Sporting KC

Sporting KC beats San Jose 2-1 for its first win of 2017

Benny Feilhaber: 'Gotta shoot to score, right?'

Sporting KC midfielder Benny Feilhaber describes his goal in a 2-1 win against San Jose at Children's Mercy Park on March 18, 2017.
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Sporting KC midfielder Benny Feilhaber describes his goal in a 2-1 win against San Jose at Children's Mercy Park on March 18, 2017.

The ball departed his right foot, and Benny Feilhaber faded away, like a three-point shooter admiring his shot. Or perhaps he just wanted a better view.

Whatever the case, as the ball splashed into the net 25 yards in the distance, he turned toward an anxious crowd and held his fist in the air. The blue confetti dropped onto the Children’s Mercy Park field.

Yes, the wait is over.

For a goal. For a victory. All of it.

After a pair of scoreless draws to open the season, Sporting KC defeated San Jose 2-1 on Saturday in a victory that felt every bit as much sigh of relief as celebration.

“I felt like we needed to win,” Feilhaber said. “(But) we all felt comfortable the goals were going to come.”

They came in stark contrast on Saturday. Sporting KC (1-0-2) used a highlight goal from Feilhaber and a gift from San Jose keeper David Bingham to preserve its unbeaten record.


After Sporting KC took a 2-0 lead into extra time, San Jose defender Florian Jungwirth halved the margin in the 92nd minute. And Sporting KC goalkeeper Tim Melia prevented a potential disaster with a diving save in the final minute.

“I thought we lost concentration,” Sporting KC coach Peter Vermes said. “I can tell you I’m not happy about that piece.”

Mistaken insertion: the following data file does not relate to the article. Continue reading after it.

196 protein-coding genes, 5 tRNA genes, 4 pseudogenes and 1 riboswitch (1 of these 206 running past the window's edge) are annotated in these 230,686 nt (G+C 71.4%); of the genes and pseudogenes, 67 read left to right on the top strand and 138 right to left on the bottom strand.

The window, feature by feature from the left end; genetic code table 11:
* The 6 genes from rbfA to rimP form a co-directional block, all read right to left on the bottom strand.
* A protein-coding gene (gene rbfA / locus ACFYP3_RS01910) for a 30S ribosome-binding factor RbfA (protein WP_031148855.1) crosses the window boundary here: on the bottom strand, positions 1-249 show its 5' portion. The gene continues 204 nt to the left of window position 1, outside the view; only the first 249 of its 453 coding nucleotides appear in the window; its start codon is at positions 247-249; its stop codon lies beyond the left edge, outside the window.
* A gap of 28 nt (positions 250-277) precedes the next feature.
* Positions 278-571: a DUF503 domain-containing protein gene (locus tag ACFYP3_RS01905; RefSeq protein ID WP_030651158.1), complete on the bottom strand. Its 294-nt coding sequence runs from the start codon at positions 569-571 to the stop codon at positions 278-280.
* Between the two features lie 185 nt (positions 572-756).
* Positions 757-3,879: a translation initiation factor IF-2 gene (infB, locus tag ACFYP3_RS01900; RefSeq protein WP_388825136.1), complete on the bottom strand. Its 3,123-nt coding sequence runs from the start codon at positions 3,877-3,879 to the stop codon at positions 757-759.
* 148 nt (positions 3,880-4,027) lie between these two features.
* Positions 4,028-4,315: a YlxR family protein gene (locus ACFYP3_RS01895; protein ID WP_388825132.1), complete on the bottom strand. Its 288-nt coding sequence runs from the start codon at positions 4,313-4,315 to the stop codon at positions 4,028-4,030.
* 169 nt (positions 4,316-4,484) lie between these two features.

Sporting KC received some help to push the advantage to 2-0 only minutes earlier. Bingham misplayed a shot from Soony Saad, allowing a long-distance, slow-rolling ball to crawl through his legs. His foot directed it into the back of the net.

“The power of his shot was too much for the goalie,” Sporting forward Dom Dwyer deadpanned.

The first Sporting KC goal of 2017 was a little more impressive. In fact, if the scoreless streak was going to end Saturday, Feilhaber couldn’t have picked a better way to do it. His 25-yard kick froze Bingham.

After 218 minutes, Sporting KC had its first moment of celebration for a new-look offense.

It could’ve arrived earlier, really. Jungwirth tripped Dwyer on the edge of the penalty box just 74 seconds into the match, but referee Jair Marrufo kept his whistle silent. The consensus inside the Sporting KC locker room was that Dwyer should’ve received a penalty kick, and that the call was not a difficult one.

Familiar? A year ago, Marrufo found himself in the middle of a postgame conversation when he failed to award Dwyer a penalty kick, a heavily-critiqued decision that also came against San Jose. The match Saturday was his first Sporting KC match since that incident.

Marrufo later gave Dwyer a yellow card for simulation in trying to draw another penalty kick. The replays were less persuasive.

“No comment.” Vermes offered on Marrufo’s evening.

In the end, it didn’t matter — the club broke its drought only 36 minutes later, after a handful of chances that probably could’ve ended it earlier.

Sporting KC insisted a lack of panic existed inside its locker room after being shut out twice, and Vermes’ absence of concern was transparent an hour before the match started. He trotted out an identical starting lineup to the previous two matches — using a front line of Dwyer, Gerso Fernandes and Jimmy Medranda. Saad replaced Medranda in the 78th minute for his 2017 debut.

“We know what we’re doing. We are completely resolute to how we want to play and how we’re going to build over the course of the season,” Vermes said. “That’s the most important thing.”

San Jose head coach Dom Kinnear missed the match because of an undisclosed illness. He traveled to Kansas City with the team but did not make the trip to Children’s Mercy Park.